Striving to help investors pull in higher retirement incomes, Putnam Investments has revamped its existing line of target date funds by integrating target absolute return strategies with traditional mutual funds.
By combining target absolute return and traditional mutual fund strategies into Putnam’s RetirementReady target date fund suite, Putnam says that “the funds will seek to mitigate market volatility and create a more stable sequencing of investment returns.”
Putnam and others in the fund industry have been engaged in the debate–along with the Securities and Exchange Commission and Department of Labor–about whether target date funds are creating the amount of income pre-retiree and retirees’ need–particularly since many of these funds that were heavily weighted in equities saw a significant downturn last year for those nearing retirement.
Using its 10 years of experience in offering absolute return strategies to institutional and high-net-worth investors, Robert Reynolds, president and CEO of Putnam Investments, said Putnam has found that “If you integrate the absolute return with a relative return [mutual fund strategy], you can get just as good a return [as using equities]–sometimes better–and more downside protection and much less volatility.”
In January, Putnam launched the industry’s first suite of target absolute return mutual funds that seek annualized total returns of 1%, 3%, 5%, or 7% above inflation as measured by Treasury bills over a period of three years or more. It is that suite of funds that will be woven into Putnam’s 10 RetirementReady target date funds’ glidepaths, with a greater allocation to absolute return strategies as the investor gets closer to retirement.
In an interview on September 22, Reynolds said that “The closer you get to retirement, the more allocations [you should have] to absolute return because again, you get more predictable returns and less volatility.”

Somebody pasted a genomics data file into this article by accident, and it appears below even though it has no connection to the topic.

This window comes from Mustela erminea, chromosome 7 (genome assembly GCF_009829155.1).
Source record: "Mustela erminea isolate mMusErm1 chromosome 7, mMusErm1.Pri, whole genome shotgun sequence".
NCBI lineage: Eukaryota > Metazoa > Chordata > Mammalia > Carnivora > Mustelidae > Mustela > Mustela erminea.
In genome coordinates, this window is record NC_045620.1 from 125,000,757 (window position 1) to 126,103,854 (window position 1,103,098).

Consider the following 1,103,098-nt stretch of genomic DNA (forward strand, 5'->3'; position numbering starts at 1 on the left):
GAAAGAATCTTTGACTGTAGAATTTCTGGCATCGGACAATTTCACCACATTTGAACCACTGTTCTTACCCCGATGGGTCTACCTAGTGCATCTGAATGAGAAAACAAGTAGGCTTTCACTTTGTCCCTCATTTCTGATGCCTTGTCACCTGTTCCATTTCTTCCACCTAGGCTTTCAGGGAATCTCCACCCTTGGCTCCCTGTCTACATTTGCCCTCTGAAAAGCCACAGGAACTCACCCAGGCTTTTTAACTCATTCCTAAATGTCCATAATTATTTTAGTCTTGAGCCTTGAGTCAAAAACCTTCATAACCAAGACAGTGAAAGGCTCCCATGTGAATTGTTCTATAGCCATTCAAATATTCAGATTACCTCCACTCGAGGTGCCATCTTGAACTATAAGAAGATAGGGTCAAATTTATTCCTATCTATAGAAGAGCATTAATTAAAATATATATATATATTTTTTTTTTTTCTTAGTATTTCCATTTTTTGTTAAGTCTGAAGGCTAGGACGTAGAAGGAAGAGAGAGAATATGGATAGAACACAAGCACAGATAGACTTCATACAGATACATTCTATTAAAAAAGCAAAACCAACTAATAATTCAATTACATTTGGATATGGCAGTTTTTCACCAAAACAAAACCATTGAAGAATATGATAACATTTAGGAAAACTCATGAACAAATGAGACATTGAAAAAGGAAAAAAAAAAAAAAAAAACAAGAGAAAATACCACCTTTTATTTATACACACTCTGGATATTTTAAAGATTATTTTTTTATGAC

Allocating more to absolute return strategies as a person nears retirement “really protects the investor from the type of year we had last year,” he said. “The real risk in these target date funds is that you have a big downturn right before someone retires. and therefore their nest egg is not what they thought it would be; they either have to work longer or have lower sights for what they can spend in retirement.”
Jon Goldstein, a Putnam spokesman, says that since being launched in January, the absolute return funds have “been tracking extraordinarily well.” Through August 31, 2009, the year-to-date return for the Putnam Absolute Return 100 Fund is 2.3%; the Absolute Return 300 Fund’s return is 4.7%; the Absolute Return 500 Fund’s return is at 6%; and the Absolute Return 700 Fund’s return is at 9%.
Putnam notes that it shifted its RetirementReady Funds traditional fund-of-funds approach to a “more comprehensive management style, with Putnam’s Global Asset Allocation team responsible for all aspects of the funds’ management, from overall diversification strategy and mix of investments, down to individual security selection.” Putnam also notes that the absolute return strategies employed in the RetirementReady Funds enable “portfolio managers to invest anywhere in the world and move dynamically to be positioned in sectors, asset classes, or geographies they see as likely to produce positive returns.”
Downside of Freedom?
Laura Lutton, editorial director in the Fund Research Group at Morningstar, says that such manager freedom in absolute return strategies raises the question of managers’ “ability to stay on the right side of things over the long term.” But Reynolds says that giving the managers a “target return”–such as the Absolute Return 700 Fund seeking 7% return over inflation–”brings in the risk profile of that portfolio.” This way, he says, “you don’t have managers swinging for the fences in order to get a big performance fee.”
That said, Lutton says she still wishes there was more transparency about “where the managers have been and where they have accessed certain asset classes.”